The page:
Food for Soul

Salt-and-Pepper Roast Turkey Breast

Bryan Gardner for The New York Times. Food Stylist: Barrett Washburne. Prop Stylist: Paige Hicks


By Eric Kim

  • YIELD6 to 8 servings
  • TIME2 hours, plus overnight thawing and 2 hours’ resting

A bone-in turkey breast is significantly easier to cook than a whole bird, it takes a fraction of the time, and it still feeds a group comfortably. To ensure succulence, you could apply a dry brine the night before, but when you’re cooking just a breast, the greatest insurance against dryness is pulling it out of the oven the moment it’s done, and no later. (For that, rely on an electric instant-read meat thermometer; it’s the only way to get a truly accurate read on the internal temperature of your meat.) I like to roast turkey the way I roast chicken: unbrined but slathered in butter, showered with salt and pepper and popped into a moderately hot oven to get crispy skin. Once the slices are fanned out on a platter tumbled with lemon wedges, it looks like a veritable feast.

Featured in: A Beginner’s Thanksgiving: 7 Recipes That Lighten The Workload

LEARN: How to Cook a Turkey

LEARN: How to Make Gravy

INGREDIENTS

  • ½ cup unsalted butter, very soft
  •  Kosher salt and freshly ground black pepper
  • 1 whole (6- to 8-pound) bone-in turkey breast (see Tip)
  • 4 lemons, quartered, for garnish

PREPARATION

  1. Keep the butter nearby. Place about 1/4 cup kosher salt in a small bowl and keep nearby as well, along with a black-pepper grinder. Transfer the turkey breast to a large sheet pan and thoroughly dry all over with a paper towel; get it as bone-dry as you can.
  2. Using your hands, very liberally rub the butter all over the turkey breast. (If the butter is difficult to spread, soften it further in the microwave in 10-second intervals.) Make sure to slather the butter on the underside and bones in addition to the entire surface of the skin. Wipe your hands with a towel.
  3. Generously season the turkey all over with salt, especially inside the cavity. You don’t have to be precise here, but do go heavy on the salt — the turkey can take it. (In general, you should account for about 1 teaspoon Diamond Crystal kosher salt or 3/4 teaspoon Morton coarse kosher salt per pound.) Next, generously grind black pepper all over the turkey; again, no need to measure this. Let the turkey breast sit so the seasoning can penetrate the meat and allow the bird to come to room temperature, about 1 hour.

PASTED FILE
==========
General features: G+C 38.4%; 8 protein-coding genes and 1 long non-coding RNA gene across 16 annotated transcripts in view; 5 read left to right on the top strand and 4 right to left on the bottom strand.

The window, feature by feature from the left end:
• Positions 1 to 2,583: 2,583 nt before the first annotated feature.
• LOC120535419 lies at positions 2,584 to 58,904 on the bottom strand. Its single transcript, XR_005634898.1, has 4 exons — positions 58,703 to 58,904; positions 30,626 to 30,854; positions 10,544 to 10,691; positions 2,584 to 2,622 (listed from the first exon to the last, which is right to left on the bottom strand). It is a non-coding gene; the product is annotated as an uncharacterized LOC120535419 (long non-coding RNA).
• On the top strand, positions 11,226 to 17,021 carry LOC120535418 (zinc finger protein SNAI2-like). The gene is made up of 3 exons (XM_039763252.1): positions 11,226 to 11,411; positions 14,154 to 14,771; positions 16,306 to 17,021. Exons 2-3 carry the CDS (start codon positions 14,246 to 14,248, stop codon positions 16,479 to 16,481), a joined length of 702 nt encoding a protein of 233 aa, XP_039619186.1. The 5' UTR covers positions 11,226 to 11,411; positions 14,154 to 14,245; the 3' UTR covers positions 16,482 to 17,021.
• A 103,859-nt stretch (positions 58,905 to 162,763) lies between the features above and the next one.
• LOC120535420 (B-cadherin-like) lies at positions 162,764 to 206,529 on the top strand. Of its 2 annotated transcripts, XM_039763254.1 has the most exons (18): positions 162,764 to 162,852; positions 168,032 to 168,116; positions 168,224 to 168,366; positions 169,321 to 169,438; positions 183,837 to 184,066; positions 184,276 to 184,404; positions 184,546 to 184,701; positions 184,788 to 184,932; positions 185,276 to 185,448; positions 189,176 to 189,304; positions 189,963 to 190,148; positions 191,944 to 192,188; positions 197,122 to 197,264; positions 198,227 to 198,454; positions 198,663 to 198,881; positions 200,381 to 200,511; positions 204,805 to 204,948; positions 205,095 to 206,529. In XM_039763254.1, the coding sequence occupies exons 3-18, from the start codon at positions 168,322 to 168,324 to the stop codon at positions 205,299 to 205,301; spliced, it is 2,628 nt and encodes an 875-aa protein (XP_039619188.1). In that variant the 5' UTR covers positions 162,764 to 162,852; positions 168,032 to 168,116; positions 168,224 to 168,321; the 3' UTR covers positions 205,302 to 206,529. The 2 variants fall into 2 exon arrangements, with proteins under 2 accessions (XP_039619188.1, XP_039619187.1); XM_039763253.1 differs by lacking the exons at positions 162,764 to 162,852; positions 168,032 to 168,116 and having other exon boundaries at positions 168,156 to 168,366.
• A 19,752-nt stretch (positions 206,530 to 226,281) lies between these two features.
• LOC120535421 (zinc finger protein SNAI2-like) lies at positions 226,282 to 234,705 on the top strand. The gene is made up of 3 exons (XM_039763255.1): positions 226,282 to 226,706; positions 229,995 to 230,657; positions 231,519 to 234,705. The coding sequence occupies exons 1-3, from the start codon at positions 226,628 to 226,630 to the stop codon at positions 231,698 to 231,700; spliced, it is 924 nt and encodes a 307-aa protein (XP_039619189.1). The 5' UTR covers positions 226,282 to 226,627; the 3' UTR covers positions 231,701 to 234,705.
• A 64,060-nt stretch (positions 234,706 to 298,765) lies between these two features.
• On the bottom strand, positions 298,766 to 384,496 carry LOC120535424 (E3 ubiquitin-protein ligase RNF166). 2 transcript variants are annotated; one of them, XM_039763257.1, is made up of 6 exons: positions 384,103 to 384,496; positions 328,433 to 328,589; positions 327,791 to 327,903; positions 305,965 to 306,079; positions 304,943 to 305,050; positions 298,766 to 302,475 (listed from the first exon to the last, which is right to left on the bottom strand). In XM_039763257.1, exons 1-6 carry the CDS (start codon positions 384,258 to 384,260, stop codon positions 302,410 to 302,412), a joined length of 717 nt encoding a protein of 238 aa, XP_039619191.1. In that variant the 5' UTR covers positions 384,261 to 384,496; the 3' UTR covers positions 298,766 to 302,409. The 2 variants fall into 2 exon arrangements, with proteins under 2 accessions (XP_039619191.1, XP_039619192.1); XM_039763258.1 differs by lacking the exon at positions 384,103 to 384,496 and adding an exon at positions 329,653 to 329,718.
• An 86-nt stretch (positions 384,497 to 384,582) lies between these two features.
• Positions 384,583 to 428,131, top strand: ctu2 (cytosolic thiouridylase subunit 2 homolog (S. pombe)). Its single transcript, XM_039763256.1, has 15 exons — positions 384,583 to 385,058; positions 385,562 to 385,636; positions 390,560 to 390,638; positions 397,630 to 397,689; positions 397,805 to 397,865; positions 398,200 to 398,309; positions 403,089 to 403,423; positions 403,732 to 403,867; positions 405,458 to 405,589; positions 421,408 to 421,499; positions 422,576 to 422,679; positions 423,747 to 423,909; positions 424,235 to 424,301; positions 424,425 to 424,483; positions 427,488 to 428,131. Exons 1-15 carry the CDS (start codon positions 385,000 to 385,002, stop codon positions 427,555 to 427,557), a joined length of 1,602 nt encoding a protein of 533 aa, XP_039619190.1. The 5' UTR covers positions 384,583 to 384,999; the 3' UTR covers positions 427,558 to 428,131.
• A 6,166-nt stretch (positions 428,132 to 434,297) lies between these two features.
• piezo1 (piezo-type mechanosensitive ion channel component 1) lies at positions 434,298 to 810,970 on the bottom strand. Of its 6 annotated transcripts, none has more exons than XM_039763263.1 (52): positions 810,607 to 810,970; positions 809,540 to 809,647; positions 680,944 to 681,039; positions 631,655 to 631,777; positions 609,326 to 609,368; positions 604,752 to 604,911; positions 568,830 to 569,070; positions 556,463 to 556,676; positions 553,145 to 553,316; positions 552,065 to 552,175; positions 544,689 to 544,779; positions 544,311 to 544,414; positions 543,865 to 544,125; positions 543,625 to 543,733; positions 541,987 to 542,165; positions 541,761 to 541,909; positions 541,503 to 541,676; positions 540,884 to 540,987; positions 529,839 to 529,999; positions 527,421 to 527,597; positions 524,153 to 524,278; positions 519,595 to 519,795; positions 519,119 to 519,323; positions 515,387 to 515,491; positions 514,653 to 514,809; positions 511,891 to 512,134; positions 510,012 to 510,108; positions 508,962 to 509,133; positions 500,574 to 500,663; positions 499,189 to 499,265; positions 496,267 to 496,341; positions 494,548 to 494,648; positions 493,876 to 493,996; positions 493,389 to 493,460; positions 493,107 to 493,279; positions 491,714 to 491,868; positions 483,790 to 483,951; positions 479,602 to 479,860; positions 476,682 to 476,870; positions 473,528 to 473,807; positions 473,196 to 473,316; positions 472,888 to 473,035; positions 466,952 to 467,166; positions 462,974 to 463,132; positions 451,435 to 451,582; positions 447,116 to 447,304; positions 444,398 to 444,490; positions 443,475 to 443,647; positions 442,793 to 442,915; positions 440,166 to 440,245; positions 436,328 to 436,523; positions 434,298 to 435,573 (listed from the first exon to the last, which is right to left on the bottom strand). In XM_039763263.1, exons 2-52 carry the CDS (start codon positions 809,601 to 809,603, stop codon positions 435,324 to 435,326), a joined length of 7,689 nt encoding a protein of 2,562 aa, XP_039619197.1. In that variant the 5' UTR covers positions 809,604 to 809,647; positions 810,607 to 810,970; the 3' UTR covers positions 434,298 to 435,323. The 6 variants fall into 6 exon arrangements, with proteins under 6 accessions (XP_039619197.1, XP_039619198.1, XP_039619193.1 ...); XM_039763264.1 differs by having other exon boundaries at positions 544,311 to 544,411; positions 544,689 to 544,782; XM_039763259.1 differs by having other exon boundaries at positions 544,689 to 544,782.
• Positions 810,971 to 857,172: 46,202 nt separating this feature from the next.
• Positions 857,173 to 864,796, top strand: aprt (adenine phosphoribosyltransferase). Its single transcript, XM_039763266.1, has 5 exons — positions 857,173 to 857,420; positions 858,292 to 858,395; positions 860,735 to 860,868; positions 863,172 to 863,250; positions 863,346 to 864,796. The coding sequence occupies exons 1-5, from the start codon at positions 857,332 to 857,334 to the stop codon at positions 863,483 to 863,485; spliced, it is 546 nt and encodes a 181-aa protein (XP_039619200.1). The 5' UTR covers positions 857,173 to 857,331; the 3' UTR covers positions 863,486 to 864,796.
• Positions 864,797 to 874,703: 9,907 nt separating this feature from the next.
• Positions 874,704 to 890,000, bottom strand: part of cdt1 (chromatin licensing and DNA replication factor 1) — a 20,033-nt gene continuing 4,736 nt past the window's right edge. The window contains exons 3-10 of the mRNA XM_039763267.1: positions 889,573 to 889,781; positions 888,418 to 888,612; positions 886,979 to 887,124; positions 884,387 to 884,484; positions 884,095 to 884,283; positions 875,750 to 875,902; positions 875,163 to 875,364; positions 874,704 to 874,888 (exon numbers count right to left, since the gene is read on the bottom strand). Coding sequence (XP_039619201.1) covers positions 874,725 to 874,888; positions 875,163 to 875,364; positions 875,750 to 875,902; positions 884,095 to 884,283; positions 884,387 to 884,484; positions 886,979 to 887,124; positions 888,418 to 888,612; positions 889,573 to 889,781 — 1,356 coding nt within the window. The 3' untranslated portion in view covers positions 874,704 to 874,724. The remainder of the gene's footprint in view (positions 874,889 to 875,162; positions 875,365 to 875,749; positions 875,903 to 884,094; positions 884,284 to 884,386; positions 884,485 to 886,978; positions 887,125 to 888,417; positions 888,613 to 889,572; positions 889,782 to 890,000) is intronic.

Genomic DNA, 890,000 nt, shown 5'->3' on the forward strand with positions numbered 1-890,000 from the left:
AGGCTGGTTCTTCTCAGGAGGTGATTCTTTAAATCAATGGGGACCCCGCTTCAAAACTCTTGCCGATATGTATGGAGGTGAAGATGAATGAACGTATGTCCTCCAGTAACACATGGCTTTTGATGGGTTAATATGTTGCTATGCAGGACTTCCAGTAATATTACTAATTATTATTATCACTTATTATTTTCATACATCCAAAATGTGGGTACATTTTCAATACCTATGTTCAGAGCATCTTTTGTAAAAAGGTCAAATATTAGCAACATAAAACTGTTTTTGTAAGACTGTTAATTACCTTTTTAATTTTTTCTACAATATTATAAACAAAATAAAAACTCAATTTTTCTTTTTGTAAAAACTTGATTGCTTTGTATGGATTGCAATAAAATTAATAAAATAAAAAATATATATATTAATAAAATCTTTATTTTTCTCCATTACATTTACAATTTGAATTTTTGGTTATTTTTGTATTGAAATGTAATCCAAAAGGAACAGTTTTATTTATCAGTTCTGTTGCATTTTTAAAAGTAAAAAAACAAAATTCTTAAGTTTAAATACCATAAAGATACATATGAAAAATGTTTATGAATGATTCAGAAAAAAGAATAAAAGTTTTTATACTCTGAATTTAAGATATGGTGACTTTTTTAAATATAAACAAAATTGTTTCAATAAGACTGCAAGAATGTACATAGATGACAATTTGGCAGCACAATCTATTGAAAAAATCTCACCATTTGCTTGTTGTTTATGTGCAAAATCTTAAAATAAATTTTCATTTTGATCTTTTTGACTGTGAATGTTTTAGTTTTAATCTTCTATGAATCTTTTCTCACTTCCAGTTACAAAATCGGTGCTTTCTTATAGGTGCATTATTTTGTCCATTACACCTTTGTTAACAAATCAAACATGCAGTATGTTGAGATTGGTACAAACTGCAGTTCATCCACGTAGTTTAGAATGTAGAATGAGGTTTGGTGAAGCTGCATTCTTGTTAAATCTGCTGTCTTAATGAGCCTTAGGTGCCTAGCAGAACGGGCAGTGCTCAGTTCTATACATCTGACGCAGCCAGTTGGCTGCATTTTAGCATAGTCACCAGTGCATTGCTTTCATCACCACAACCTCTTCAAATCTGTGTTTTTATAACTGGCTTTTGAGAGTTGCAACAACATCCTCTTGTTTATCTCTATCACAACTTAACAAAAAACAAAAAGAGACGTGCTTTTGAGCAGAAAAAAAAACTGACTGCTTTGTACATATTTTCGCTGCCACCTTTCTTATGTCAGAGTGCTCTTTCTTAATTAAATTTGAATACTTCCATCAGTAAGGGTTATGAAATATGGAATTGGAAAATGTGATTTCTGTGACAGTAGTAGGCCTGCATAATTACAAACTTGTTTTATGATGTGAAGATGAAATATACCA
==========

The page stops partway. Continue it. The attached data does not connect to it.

4. Meanwhile, position a rack in the bottom third of the oven and heat oven to 350 degrees. Place the turkey breast in the oven, then with the oven door still open, carefully pour 1 cup water into the sheet pan with the turkey. Close the oven door and roast until the turkey’s internal temperature reaches 150 degrees, 13 to 15 minutes per pound. (To read the temperature, insert an instant-read thermometer into the thickest part of one of the breasts, making sure to avoid the bone, which will give you an inaccurate reading.) Very carefully rotate the pan halfway through roasting and add another cup of water if the pan looks dry. When done roasting (1 1/2 to 2 hours), the skin should be golden brown and crispy.
  5. Let the turkey breast rest in its pan, uncovered, until cool enough to handle, at least 30 minutes and up to 1 hour. Transfer to a cutting board. Cut along one side of the breastbone with a sharp knife, then the other, cutting each breast off the bone, and keeping the skin intact. Thickly slice each breast crosswise and serve on a large platter scattered with the lemon quarters. Taste the pan juices and, if they’re a little salty, stir in a little hot water. If they need more seasoning, stir in salt and pepper. Spoon the pan juices over and around the sliced turkey.

Tip

  • If your turkey breast is frozen (most are), thaw it in the refrigerator a day or two before you plan to roast it. You can also thaw a frozen turkey breast by letting it sit — still in its packaging — in a large bucket or pot filled with cold tap water, about 30 minutes per pound. Every hour, be sure to turn the breast and change the water.

https://cooking.nytimes.com/recipes/1022747-salt-and-pepper-roast-turkey-breast?action=click&module=Collection%20Page%20Recipe%20Card&region=Thanksgiving%20Turkey%20Recipes&pgType=collection&rank=4

You may also like...

Leave a Reply

%d bloggers like this: